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So the Securities and Exchange Commission claims in a lawsuit that "America's prophet" Sean David Morton is a big, fat fraud, which brings us, predictably -- at least for the real psychics out there -- to In-N-Out Burger and, more broadly, to a question worthy of a modern-day seer: How far are you willing to go for a great meal?

At the tail end of a story on the S.E.C. case against "Heaven & Earth" guru Morton, The New York Times reports: "[A]s part of a 2009 lawsuit aimed at halting an S.E.C. investigation, the Mortons argued that they were the targets of 'two (or more) dishonest and incompetent S.E.C. employees, who apparently need to justify a trip to California in order to visit Disneyland and

.'"

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That struck a chord with Donna Beth Joy Shapiro, the Baltimore cheese- and hat-maker and owner the late Old Waverly History Exchange & Tea Room.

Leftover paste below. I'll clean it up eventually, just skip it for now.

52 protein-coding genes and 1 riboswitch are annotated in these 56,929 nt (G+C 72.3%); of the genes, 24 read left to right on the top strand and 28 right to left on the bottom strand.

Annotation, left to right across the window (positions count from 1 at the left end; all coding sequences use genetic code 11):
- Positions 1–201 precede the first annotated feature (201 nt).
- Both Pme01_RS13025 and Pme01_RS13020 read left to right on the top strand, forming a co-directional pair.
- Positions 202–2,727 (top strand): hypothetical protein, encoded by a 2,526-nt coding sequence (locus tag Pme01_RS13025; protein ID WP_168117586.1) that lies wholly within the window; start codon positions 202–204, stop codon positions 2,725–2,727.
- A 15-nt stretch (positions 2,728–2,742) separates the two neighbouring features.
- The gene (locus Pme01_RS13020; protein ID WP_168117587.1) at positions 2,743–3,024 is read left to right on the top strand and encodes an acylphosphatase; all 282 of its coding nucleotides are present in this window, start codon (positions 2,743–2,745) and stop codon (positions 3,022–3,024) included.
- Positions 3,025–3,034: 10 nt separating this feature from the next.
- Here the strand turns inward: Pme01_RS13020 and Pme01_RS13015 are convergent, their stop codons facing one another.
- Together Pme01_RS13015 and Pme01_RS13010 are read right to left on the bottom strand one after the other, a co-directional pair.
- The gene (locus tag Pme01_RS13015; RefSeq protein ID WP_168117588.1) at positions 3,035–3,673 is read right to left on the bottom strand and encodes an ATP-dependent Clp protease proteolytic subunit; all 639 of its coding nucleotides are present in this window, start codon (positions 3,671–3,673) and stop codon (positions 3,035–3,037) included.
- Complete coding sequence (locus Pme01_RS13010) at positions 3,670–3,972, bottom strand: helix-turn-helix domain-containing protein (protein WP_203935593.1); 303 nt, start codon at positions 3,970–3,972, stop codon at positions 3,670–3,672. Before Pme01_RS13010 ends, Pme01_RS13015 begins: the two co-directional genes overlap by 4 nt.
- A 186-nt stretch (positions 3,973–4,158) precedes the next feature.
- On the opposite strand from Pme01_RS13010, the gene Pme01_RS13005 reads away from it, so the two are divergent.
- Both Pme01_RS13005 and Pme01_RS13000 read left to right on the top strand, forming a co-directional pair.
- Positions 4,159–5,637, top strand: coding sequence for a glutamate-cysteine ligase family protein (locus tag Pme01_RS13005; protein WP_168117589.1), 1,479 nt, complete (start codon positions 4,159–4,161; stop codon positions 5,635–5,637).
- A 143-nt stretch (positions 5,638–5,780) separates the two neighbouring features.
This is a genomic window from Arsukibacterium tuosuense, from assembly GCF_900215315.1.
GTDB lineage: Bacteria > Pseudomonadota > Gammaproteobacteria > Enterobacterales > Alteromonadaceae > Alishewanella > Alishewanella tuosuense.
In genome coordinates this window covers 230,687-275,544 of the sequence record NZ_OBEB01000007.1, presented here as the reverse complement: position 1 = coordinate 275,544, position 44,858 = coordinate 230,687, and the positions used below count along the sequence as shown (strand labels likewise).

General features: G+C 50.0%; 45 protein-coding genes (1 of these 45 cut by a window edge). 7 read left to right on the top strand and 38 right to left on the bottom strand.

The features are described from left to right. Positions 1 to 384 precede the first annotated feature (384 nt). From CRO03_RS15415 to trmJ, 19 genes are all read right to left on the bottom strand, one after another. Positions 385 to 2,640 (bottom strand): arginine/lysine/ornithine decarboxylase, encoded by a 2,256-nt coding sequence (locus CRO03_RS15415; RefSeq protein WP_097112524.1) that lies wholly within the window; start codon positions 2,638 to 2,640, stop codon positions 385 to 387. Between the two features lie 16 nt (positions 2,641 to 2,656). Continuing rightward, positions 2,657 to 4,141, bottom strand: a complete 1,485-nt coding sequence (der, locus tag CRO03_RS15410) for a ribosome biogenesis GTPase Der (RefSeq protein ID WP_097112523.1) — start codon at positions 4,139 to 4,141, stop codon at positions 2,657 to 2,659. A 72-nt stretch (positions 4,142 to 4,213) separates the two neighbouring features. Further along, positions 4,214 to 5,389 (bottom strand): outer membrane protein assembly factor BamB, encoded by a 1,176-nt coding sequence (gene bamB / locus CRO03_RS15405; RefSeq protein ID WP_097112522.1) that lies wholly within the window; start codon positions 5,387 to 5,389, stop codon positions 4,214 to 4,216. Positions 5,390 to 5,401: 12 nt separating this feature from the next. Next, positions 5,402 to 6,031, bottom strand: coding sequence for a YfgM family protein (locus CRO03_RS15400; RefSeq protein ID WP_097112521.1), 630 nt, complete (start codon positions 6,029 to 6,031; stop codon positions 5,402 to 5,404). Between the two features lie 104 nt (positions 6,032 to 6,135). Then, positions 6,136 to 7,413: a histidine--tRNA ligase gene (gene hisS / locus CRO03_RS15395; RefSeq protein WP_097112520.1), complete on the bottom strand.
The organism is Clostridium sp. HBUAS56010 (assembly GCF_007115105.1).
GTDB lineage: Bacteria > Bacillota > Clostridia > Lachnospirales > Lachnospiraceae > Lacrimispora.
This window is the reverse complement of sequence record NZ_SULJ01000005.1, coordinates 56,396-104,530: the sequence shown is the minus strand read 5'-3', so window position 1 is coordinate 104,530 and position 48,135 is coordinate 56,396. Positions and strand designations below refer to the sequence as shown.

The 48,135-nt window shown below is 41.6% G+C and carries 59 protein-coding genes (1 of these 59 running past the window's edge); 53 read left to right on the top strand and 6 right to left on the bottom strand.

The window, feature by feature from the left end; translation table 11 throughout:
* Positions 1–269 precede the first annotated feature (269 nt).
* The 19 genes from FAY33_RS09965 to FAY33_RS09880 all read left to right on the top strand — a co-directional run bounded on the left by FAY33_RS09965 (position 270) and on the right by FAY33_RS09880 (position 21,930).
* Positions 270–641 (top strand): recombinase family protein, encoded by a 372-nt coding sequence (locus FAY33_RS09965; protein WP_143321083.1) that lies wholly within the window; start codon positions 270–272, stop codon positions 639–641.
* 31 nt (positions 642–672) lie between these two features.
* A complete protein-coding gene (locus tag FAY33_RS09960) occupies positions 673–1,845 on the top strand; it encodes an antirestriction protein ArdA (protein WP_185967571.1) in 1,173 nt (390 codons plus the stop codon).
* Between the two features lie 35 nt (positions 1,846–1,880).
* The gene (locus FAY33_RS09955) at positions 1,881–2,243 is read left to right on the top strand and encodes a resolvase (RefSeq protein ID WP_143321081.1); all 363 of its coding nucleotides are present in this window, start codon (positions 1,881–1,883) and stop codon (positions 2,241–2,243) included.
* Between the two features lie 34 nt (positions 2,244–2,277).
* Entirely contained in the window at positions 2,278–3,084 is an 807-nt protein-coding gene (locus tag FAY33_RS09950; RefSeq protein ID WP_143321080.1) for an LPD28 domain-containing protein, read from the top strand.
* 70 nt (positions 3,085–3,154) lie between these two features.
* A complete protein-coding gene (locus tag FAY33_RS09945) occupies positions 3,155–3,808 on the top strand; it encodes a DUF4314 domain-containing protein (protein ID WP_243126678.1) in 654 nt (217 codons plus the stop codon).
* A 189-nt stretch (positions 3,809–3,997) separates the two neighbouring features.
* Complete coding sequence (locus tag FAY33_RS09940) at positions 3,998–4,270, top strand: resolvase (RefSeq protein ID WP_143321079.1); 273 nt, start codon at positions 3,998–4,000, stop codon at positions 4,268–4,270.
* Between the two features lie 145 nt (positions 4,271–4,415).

Just last month, she planned a trip to California. Her stated reason: visiting creameries, working in a bakery and taking a three-day millinery workshop. The real reason: scratching her In-N-Out itch.

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Shapiro had a taste on a trip a earlier this winter and had been dreaming about the burger ever since. It made her a "prisoner of In-N-Out lust."

This from a woman who rarely eats beef, and never eats fast-food burgers.

"My diet is seriously 98, 99 percent vegetarian," Shapiro said. "But for this thing -- I don't know what they did to it. I tried to eat it slowly, like when you investigate a new cheese."

But it was gone in no time.

Shapiro, forced by twin blizzards and sickness to cancel her return trip, will cling to a memento until she can book another flight.

"I kept the In-N-Out bag," she said. "I sniff it every once in a while."

Los Angeles Times photo

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